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READ LIKE A WRITER, a teaching blog

11 TIPS ON WRITING AUTHENTIC DIALECT

By Christine Kohler

I have lectured on voice, dialect, and using foreign language within English-language texts. In many cases it is difficult to separate the three, especially in a novel liike NO SURRENDER SOLDIER (Merit Press, 2014) which is set on a Pacific island and all the characters are POC (non-white). However, for the sake  Read More 

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KISS A PRESS RELEASE

By Christine Kohler

I am surprised by the number of authors who are baffled how to write a press release. But that’s really not fair of me, considering I have a journalism degree, worked as a reporter and editor, and did public relations for several years while in graduate school. That’s also  Read More 
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BIBA! CELEBRATING GUAM'S 70TH LIBERATION DAY

Since the publication of my YA novel NO SURRENDER SOLDIER (January 2014, Merit Press) people ask where I got the idea for this historical story set on Guam about the after-effects of war on families for generations. In honor of the 70th anniversary celebrating the U.S. marines' liberation of Guam during WWII from the  Read More 

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NEWS INSPIRED AUTHOR TO WRITE A PARANORMAL NOVEL ABOUT BONNIE & CLYDE

by Kym Brunner

One of the questions most asked of writers is: Where do you get your ideas?

Besides just being lucky to have a deliciously fertile (read: weird) imagination, I often get ideas for new books by seeing something on TV or in the news that  Read More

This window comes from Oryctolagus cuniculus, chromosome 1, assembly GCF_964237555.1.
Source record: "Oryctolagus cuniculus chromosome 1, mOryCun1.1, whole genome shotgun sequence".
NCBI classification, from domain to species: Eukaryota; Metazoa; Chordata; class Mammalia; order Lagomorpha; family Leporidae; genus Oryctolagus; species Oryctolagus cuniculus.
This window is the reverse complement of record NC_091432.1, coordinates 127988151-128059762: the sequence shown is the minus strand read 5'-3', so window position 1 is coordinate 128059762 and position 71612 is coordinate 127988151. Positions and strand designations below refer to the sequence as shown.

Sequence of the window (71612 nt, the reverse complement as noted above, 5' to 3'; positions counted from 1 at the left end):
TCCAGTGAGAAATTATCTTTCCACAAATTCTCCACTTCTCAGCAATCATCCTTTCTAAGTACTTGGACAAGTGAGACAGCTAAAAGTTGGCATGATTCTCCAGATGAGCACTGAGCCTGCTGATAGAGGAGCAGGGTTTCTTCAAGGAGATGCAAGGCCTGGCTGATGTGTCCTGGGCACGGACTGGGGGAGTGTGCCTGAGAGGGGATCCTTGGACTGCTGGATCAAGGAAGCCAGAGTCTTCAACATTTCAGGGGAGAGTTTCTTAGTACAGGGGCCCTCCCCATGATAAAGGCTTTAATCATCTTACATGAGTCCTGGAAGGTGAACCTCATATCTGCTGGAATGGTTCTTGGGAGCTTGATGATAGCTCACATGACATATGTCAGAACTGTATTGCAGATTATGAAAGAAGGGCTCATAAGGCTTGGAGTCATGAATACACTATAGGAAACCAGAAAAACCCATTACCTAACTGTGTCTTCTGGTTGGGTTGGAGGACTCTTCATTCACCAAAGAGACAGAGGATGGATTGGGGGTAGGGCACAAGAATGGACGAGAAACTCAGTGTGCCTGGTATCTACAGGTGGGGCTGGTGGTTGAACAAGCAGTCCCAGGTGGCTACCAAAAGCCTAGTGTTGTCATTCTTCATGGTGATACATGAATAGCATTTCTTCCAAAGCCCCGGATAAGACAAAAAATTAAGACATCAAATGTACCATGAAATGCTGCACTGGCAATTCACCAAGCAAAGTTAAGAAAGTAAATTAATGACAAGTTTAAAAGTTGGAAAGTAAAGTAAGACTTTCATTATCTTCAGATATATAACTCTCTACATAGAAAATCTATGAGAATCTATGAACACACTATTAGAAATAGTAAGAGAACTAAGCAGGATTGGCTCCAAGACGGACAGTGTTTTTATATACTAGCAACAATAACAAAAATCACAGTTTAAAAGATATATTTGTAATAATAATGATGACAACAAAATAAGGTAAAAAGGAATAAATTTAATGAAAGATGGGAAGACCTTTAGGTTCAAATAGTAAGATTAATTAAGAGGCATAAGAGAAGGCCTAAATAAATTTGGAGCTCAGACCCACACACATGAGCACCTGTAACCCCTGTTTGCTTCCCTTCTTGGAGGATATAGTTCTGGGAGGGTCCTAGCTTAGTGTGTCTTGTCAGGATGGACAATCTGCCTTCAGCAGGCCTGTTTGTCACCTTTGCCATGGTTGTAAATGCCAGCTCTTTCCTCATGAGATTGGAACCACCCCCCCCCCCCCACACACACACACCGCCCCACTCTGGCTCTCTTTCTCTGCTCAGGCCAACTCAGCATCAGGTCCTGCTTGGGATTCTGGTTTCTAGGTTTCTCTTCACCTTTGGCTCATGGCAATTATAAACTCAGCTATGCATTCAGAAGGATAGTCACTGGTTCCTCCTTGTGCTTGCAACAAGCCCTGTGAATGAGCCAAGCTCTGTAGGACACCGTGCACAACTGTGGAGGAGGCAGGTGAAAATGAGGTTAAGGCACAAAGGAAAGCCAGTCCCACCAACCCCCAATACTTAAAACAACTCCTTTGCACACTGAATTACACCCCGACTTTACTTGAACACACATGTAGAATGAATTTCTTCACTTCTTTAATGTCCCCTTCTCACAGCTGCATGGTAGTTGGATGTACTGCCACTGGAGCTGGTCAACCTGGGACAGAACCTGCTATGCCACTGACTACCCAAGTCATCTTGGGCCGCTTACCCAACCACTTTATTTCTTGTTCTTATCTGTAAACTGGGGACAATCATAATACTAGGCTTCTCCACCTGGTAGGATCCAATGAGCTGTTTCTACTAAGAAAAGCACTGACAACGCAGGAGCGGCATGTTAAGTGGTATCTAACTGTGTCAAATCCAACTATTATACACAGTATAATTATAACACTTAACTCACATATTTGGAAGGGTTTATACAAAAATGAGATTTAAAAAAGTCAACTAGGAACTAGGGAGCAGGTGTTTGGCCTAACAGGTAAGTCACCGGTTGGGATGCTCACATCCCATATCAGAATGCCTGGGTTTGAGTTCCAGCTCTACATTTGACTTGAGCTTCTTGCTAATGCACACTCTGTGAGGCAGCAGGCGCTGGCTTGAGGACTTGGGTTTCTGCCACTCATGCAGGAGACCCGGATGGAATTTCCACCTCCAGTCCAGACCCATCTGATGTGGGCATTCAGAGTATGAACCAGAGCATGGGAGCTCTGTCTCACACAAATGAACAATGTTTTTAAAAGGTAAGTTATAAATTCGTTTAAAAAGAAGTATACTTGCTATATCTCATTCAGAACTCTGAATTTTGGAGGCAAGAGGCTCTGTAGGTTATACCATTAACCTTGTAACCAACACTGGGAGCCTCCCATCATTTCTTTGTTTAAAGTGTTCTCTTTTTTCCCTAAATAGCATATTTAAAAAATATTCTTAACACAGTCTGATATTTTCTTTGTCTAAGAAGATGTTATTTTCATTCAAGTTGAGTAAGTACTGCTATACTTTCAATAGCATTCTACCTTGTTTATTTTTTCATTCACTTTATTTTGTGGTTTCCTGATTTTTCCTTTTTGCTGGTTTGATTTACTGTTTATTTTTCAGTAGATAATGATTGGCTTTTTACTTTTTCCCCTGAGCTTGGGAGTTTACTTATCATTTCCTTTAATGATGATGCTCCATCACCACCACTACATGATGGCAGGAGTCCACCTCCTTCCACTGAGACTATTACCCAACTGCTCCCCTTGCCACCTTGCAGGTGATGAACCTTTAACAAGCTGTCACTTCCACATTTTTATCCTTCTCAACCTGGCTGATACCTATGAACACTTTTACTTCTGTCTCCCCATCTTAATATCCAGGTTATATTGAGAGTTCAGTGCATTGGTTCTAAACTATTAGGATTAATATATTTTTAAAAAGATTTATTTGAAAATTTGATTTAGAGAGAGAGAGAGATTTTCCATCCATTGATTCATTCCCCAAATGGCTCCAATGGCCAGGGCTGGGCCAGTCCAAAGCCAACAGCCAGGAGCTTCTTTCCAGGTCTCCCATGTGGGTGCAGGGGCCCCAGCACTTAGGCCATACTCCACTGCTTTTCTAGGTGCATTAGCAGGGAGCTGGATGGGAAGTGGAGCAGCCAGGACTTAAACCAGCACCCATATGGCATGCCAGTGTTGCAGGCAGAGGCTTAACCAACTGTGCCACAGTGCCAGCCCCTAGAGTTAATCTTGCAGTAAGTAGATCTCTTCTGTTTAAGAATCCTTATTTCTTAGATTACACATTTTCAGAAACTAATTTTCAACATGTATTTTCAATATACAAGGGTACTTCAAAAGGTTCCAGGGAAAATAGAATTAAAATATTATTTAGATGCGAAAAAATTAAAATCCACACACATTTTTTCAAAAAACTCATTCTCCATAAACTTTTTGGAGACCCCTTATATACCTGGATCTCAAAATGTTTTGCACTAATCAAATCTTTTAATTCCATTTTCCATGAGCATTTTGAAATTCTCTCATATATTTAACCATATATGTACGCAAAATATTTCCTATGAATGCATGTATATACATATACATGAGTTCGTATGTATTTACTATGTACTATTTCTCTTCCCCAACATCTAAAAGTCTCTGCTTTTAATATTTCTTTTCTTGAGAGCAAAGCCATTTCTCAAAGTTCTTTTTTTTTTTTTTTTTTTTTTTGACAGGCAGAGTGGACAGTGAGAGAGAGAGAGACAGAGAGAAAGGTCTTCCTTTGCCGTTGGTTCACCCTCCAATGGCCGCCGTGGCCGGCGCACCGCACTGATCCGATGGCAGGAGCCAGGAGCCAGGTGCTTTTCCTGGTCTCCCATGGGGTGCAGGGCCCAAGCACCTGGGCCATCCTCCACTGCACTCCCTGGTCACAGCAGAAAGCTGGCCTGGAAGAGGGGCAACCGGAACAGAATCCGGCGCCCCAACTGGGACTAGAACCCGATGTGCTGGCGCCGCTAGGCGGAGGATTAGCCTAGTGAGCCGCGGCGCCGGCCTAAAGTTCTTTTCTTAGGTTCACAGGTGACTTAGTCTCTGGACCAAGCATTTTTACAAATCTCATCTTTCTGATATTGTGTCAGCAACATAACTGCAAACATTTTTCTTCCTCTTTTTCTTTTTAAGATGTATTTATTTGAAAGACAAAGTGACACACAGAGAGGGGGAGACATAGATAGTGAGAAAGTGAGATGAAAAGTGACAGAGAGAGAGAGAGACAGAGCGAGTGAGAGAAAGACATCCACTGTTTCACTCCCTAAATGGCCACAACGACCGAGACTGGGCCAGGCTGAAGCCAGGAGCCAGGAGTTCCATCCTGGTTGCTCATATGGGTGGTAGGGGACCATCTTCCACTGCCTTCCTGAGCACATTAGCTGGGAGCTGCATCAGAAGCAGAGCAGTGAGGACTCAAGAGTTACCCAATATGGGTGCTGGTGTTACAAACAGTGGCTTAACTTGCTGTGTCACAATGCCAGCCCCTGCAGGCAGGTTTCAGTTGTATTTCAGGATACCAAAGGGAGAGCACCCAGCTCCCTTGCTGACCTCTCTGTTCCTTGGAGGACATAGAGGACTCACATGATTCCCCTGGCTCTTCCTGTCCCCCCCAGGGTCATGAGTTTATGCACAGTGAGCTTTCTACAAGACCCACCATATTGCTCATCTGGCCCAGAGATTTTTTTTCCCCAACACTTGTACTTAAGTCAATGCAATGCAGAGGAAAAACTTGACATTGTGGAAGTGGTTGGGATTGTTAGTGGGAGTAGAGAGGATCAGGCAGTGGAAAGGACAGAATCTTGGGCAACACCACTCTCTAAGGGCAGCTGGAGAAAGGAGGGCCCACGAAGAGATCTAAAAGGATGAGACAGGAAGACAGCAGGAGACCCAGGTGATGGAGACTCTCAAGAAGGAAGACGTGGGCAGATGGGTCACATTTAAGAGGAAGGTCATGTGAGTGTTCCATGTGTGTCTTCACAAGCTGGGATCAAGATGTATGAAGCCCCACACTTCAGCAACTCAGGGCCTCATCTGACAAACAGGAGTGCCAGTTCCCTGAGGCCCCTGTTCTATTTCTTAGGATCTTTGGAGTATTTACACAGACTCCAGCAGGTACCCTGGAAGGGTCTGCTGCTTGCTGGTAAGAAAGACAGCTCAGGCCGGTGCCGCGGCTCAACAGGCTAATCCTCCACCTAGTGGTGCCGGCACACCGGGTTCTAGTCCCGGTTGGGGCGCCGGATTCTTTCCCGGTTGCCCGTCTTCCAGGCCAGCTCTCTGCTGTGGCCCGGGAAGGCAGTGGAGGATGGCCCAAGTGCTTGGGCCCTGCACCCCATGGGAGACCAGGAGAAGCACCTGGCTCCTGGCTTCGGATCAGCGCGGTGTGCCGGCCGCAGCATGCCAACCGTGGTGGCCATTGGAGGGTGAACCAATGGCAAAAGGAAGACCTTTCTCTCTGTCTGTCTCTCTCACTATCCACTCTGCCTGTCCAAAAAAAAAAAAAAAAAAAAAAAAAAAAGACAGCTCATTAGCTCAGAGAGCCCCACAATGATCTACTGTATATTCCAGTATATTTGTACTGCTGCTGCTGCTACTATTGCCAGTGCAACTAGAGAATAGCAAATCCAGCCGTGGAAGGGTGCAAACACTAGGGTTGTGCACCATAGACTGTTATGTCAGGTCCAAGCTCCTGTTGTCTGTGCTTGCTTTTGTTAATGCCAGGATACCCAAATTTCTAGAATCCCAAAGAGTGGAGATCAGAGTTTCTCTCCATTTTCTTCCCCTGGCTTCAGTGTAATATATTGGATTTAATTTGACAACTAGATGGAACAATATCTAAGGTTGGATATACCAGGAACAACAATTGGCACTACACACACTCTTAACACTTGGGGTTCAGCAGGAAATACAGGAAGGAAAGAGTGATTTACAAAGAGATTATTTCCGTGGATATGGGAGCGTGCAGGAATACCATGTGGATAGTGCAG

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THE WRITING LIFE BLOG HOP

Christine Kohler discusses her writing life, including what she is working on now.

Suzanne Kamata, an American author and teacher in Japan invited me to a blog hop about the writing life. Suzanne has guest blogged before in this Read Like A Writer blog about food in  Read More 

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PTSD: LEARNING TO HEAL

My guest blogger today is Eileen Schuh, whose trilogy is about a girl who undergoes a tragedy and develops, then overcomes, PTSD. Writing has always been part of Eileen Schuh’s own healing process. Her YA novels are at such venues as the North Slave Young Offenders  Read More 

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PTSD IN FICTION CONNECTS WITH READERS

Some people, such my dad, will not read fiction. To them, fiction is not true. I disagree. Nonfiction may be factual, but fiction can often show truths in ways mere facts cannot. What fiction can do, especially in middle grade and young adult novels, is to hold up a mirror in which readers can  Read More 

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AUTHOR ADVISES ON WRITING ABOUT WAR IN KID LIT

My guest author today is Skila Brown, author of CAMINAR, a novel in verse published by Candlewick Press in March 2014. The flap copy for CAMINAR reads: “Set in 1981 Guatemala, a lyrical debut novel tells the powerful tale of a boy who must decide what it means to  Read More 

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AUTHOR HONORS DEATHBED PROMISE TO WRITE ABOUT WWII LEBENSBORN PROGRAM

My guest today is the prolific award-winning author Marsha Skrypuch. MAKING BOMBS FOR HITLER was selected as the Manitoba Young Readers’ Choice winner for 2014. Marsha is a master at writing war literature and it’s an honor to have her write this article about something very personal that prompted her to write STOLEN  Read More 

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AUTHORS, MAKE THE MOST OF A LIBRARY CONVENTION

I’ve attended the Texas Library Association Convention many times, regardless of whether or not I had a book out that year. Once I was an assistant to a National Geographic author-speaker. The year my NF library book TURKEY IN THE NEWS came out, I pitched  Read More 

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